Specialist Healthcare & An Emergency Healthcare Plan

For some adults diagnosed with SMA in early childhood, healthcare by an expert team at a specialist neuromuscular centre transfers smoothly over to adult services and continues regularly (often annually). If SMA continues to impact health significantly, specialist appointments and hospital stays may be frequent. For others, it’s not uncommon to have less to do with the health service or to no longer be under the care of a specialist centre – this can happen for any number of reasons, including just wanting to get on with life. Some adults whose symptoms appeared later as a teenager or in adulthood may, once they’ve had a diagnosis, have only since then had the occasional appointment and check-up, or even slipped out of the system with no specialist contact.

If you’re regularly involved with your health team or are at least on the books for regular reviews, the International Standards of Care for SMA (SoC) for those with 5qSMA (Types 1, 2, 3 or 4), recommend that one person from your team who is knowledgeable about what’s likely to happen with your SMA and the best ways to manage it should be your ‘care co-ordinator’. Often this is your neuromuscular consultant.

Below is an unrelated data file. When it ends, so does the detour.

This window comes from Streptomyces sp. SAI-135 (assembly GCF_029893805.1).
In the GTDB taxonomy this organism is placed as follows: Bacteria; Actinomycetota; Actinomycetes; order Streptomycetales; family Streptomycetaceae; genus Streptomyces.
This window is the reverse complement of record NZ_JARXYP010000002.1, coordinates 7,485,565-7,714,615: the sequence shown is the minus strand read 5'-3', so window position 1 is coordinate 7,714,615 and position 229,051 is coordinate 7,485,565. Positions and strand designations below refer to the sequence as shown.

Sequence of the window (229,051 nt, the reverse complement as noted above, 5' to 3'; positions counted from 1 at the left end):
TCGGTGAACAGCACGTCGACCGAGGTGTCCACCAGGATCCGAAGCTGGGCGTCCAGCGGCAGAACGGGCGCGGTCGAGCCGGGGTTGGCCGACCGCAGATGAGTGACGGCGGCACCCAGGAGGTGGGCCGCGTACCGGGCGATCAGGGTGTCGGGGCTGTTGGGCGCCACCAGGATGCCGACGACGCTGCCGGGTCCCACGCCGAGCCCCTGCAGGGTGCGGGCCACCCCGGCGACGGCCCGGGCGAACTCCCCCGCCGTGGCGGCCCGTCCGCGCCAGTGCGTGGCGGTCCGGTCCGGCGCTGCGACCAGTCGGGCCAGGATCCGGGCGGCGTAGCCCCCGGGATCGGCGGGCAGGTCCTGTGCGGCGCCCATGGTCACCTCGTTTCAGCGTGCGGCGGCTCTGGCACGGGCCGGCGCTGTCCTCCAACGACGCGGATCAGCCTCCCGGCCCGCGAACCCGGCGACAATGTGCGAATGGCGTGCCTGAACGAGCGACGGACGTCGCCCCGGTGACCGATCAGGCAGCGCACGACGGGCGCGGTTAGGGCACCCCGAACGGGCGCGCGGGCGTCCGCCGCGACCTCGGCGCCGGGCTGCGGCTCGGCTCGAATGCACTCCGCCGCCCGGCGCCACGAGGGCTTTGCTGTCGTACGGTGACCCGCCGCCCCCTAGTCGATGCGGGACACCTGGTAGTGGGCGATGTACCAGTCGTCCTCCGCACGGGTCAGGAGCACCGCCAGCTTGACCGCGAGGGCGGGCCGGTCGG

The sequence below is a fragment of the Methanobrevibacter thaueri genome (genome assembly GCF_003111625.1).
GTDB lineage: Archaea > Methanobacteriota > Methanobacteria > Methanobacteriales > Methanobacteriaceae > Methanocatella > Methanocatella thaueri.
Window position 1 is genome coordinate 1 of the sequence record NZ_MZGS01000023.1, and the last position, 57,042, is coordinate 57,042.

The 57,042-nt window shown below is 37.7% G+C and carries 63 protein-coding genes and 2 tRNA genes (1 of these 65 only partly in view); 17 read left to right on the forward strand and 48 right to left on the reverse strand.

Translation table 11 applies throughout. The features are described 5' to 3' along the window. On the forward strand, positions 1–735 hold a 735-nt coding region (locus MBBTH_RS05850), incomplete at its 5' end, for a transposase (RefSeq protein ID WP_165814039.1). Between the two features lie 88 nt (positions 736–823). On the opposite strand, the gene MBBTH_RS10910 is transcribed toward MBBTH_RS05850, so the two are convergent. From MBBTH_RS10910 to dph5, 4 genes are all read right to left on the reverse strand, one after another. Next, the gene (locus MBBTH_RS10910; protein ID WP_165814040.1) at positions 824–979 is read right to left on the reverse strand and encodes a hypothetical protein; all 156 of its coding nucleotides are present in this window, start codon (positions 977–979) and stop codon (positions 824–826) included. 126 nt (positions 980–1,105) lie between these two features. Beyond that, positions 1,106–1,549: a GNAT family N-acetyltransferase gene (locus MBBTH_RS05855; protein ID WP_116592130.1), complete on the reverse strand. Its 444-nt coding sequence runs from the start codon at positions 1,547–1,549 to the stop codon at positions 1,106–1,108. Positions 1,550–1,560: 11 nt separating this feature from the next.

If you no longer see any specialists but things have changed for you and you feel you would like to talk with someone and be seen, contact your GP and ask for a referral to the neuromuscular service at your nearest adult specialist centre. 

The SoC also recommend that anyone with SMA should have an Emergency Healthcare Plan (EHP) - a written plan of action that any medical team can follow if you become unwell. It’s best to agree your plan while you're well.  What’s in it will depend on the impact your SMA has on you. You can find more information about what should be in there in Chapter 9 Emergency Care of A Guide to the 2017 International Standards of Care for SMA: www.smauk.org.uk/international-standards-of-care-for-sma

Emergency Alert Cards
You may find these cards produce by MDUK useful:

Last reviewed: August 2021

Next review: August 2022